Staying at the General's Headquarters
- Poetry of Du Fu

《宿府》

- Last updated: 2024-03-19 15:05:19

Staying at the General's Headquarters by Du Fu
中文原文

清秋幕府井梧寒,独宿江城蜡炬残。

永夜角声悲自语,中天月色好谁看?

风尘荏苒音书绝,关塞萧条行路难。

已忍伶俜十年事,强移栖息一枝安。


English Translation

The autumn night is clear and cold in the lakka-trees of this courtyard.

I am lying forlorn in the river-town. I watch my guttering candle.

I hear the lonely notes of a bugle sounding through the dark.

The moon is in mid-heaven, but there's no one to share it with me.

My messengers are scattered by whirls of rain and sand.

City-gates are closed to a traveller; mountains are walls in my way --

Yet, I who have borne ten years of pitiable existence,

Find here a perch, a little branch, and am safe for this one night.

Seven-character-regular-verse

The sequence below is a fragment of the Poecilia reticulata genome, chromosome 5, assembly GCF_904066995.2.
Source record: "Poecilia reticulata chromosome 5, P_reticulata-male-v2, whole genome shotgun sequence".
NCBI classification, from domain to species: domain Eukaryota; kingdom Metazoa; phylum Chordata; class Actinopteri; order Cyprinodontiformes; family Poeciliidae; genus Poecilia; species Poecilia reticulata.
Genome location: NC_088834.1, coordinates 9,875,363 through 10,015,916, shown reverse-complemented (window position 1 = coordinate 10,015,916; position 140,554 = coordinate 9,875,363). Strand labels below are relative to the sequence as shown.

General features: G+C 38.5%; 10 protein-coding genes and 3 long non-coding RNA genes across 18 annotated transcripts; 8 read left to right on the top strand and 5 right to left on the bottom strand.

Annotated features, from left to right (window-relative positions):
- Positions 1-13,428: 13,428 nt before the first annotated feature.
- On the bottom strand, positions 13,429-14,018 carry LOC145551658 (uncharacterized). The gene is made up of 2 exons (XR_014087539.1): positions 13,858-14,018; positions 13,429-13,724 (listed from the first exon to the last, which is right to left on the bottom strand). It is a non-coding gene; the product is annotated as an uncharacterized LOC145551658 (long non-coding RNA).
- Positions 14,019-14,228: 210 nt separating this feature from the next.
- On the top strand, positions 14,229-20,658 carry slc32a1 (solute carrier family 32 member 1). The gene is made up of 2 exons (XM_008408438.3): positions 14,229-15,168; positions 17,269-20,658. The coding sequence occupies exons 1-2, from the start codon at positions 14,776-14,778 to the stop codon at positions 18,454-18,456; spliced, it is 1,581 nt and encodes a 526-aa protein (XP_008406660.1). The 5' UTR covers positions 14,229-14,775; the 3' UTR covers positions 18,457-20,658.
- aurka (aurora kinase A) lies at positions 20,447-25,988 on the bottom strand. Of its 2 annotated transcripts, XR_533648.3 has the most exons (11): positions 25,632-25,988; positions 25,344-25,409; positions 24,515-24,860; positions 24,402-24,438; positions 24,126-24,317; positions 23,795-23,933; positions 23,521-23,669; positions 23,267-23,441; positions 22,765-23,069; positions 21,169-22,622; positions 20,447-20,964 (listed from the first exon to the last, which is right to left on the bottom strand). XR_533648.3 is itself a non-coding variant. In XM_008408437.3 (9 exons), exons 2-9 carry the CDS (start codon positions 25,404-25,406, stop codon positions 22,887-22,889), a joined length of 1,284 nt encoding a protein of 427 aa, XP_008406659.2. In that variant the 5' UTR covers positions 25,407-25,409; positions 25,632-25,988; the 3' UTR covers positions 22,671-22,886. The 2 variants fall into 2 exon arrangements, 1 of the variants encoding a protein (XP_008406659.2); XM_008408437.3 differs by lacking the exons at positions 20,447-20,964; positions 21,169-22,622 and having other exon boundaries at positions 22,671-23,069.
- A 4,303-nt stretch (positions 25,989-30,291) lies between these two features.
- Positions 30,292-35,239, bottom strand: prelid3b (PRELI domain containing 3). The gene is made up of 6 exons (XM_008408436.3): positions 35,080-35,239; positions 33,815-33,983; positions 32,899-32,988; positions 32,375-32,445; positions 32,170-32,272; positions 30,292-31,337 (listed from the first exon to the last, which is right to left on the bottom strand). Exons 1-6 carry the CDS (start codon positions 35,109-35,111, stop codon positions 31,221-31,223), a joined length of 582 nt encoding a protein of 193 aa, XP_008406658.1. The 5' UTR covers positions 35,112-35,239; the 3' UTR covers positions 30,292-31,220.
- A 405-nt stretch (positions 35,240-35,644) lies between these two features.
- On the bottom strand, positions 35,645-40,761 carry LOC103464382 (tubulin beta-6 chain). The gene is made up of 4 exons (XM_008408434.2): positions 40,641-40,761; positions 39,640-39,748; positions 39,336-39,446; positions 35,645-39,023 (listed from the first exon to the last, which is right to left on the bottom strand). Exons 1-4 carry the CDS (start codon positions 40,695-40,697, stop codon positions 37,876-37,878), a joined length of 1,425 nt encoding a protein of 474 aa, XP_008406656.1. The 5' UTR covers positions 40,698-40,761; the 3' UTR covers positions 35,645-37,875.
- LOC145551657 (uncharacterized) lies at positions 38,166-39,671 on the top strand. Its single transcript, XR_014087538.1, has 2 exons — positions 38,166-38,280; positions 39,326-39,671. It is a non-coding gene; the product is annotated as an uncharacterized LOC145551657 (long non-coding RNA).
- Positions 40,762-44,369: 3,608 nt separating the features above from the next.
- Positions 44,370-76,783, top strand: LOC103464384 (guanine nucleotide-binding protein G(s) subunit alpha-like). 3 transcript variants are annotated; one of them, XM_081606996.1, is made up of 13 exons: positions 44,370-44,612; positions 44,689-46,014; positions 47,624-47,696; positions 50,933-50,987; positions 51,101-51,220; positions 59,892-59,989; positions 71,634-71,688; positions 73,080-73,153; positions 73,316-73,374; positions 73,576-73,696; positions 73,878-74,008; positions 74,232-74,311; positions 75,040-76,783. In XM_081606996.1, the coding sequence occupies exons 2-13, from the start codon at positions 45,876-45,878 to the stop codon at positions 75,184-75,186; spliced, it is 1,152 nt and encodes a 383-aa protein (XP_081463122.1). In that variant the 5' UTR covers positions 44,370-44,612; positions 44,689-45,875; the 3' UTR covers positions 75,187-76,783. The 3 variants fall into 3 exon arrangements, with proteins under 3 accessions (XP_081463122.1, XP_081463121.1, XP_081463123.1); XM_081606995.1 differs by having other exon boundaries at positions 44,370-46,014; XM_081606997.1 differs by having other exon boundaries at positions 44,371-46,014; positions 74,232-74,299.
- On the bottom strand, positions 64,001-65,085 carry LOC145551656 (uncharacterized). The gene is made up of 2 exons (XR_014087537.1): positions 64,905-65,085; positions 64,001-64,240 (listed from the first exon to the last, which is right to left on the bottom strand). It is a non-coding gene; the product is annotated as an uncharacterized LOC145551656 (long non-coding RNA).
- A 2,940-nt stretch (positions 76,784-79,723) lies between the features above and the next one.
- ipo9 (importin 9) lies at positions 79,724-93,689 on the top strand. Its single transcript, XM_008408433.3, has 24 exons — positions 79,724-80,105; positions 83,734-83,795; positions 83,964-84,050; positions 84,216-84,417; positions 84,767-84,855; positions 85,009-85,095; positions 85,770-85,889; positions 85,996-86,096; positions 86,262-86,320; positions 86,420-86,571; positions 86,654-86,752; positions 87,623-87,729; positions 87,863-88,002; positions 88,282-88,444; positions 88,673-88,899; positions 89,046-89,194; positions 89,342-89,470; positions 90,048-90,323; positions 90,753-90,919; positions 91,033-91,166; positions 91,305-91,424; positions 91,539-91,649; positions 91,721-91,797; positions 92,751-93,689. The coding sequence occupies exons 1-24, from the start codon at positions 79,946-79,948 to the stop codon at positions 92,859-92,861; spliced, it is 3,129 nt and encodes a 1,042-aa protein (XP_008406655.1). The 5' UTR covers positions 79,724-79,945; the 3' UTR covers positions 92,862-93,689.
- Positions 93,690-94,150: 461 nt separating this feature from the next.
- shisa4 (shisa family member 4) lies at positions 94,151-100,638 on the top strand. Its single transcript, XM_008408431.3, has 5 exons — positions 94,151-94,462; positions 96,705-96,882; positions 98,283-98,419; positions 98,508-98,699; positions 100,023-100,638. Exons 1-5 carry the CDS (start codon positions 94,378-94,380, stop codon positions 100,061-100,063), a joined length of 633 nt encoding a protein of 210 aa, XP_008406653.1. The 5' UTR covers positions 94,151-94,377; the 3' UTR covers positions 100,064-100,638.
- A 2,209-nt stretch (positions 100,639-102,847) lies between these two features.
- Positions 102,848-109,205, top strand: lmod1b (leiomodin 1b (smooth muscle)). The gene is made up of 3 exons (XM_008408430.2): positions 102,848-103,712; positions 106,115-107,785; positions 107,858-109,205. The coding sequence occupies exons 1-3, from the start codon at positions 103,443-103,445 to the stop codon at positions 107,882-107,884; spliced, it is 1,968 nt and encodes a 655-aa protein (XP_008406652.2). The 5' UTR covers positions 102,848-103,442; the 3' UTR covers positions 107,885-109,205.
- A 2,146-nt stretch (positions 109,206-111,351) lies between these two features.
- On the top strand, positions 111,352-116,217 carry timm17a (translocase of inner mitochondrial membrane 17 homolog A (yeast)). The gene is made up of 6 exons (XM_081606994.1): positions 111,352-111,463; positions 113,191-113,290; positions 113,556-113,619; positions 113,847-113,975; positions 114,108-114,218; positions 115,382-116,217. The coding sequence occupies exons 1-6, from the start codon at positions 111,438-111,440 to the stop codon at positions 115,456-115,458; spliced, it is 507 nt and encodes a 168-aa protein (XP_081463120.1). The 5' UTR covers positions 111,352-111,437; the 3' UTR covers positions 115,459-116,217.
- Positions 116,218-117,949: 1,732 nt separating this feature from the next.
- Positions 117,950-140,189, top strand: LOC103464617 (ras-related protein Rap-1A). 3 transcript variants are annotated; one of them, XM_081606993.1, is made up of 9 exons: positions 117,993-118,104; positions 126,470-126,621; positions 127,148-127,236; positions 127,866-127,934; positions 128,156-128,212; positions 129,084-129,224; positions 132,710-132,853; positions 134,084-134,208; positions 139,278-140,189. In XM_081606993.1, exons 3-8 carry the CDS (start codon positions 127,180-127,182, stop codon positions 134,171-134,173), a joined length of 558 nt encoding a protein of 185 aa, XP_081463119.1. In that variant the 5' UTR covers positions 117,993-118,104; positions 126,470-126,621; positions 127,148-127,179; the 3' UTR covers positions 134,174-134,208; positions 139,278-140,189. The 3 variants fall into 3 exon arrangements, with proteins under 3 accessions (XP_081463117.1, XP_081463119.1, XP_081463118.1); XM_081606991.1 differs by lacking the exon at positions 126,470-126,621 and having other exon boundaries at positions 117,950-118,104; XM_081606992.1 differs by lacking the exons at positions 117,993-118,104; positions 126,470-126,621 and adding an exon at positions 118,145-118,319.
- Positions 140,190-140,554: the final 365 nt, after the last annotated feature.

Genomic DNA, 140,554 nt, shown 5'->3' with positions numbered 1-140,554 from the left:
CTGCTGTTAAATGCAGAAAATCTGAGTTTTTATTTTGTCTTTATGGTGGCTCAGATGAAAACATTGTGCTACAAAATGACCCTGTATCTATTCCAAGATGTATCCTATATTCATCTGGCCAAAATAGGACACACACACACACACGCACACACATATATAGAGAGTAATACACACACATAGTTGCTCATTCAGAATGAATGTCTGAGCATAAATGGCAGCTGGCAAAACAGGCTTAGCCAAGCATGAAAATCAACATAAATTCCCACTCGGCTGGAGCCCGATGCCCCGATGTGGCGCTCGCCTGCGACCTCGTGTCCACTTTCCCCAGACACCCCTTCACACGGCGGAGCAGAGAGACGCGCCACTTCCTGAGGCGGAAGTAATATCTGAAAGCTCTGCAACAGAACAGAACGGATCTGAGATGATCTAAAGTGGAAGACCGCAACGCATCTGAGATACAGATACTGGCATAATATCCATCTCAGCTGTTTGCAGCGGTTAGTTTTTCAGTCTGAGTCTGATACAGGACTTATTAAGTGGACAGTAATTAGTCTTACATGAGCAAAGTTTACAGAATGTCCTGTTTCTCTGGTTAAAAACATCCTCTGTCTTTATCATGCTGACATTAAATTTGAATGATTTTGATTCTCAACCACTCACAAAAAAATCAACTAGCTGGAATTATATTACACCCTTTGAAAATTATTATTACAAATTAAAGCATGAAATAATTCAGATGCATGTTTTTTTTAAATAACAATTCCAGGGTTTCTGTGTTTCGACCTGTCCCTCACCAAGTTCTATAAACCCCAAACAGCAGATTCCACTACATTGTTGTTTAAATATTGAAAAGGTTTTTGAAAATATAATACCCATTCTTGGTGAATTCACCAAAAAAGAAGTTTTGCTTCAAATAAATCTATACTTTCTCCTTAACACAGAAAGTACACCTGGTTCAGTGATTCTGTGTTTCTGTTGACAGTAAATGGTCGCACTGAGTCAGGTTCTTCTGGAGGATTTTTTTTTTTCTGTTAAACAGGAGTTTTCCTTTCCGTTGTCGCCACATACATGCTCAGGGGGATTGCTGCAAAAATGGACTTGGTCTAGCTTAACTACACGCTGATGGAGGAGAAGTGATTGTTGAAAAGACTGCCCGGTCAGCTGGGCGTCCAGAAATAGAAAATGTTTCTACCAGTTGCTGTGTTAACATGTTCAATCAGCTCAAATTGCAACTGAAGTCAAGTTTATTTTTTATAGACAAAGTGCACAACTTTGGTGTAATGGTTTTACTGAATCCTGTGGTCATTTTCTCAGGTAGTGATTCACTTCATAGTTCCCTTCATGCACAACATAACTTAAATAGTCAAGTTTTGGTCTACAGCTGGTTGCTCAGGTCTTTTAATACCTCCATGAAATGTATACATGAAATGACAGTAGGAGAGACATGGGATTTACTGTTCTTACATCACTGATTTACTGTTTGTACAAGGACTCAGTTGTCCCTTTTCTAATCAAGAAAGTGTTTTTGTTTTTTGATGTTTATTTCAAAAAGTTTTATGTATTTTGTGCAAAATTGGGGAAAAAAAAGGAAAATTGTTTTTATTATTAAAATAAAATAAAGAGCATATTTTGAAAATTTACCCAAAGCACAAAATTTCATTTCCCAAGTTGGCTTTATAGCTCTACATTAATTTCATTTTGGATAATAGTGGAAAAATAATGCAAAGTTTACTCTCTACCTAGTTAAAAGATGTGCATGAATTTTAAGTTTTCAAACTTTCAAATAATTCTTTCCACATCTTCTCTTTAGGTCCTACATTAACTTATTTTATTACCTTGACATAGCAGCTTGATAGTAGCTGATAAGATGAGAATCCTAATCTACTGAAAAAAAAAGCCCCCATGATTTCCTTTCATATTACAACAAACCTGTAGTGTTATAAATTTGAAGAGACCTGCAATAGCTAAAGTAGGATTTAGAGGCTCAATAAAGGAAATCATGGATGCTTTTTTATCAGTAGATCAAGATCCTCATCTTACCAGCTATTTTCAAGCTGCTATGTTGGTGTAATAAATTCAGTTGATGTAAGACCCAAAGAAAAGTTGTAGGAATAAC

Why Chinese poems is so special?
The most distinctive features of Chinese poetry are: concision- many poems are only four lines, and few are much longer than eight; ambiguity- number, tense and parts of speech are often undetermined, creating particularly rich interpretative possibilities; and structure- most poems follow quite strict formal patterns which have beauty in themselves as well as highlighting meaningful contrasts.
How to read a Chinese poem?
Like an English poem, but more so. Everything is there for a reason, so try to find that reason. Think about all the possible connotations, and be aware of the different possibilities of number and tense. Look for contrasts: within lines, between the lines of each couplet and between successive couplets. Above all, don't worry about what the poet meant- find your meaning.

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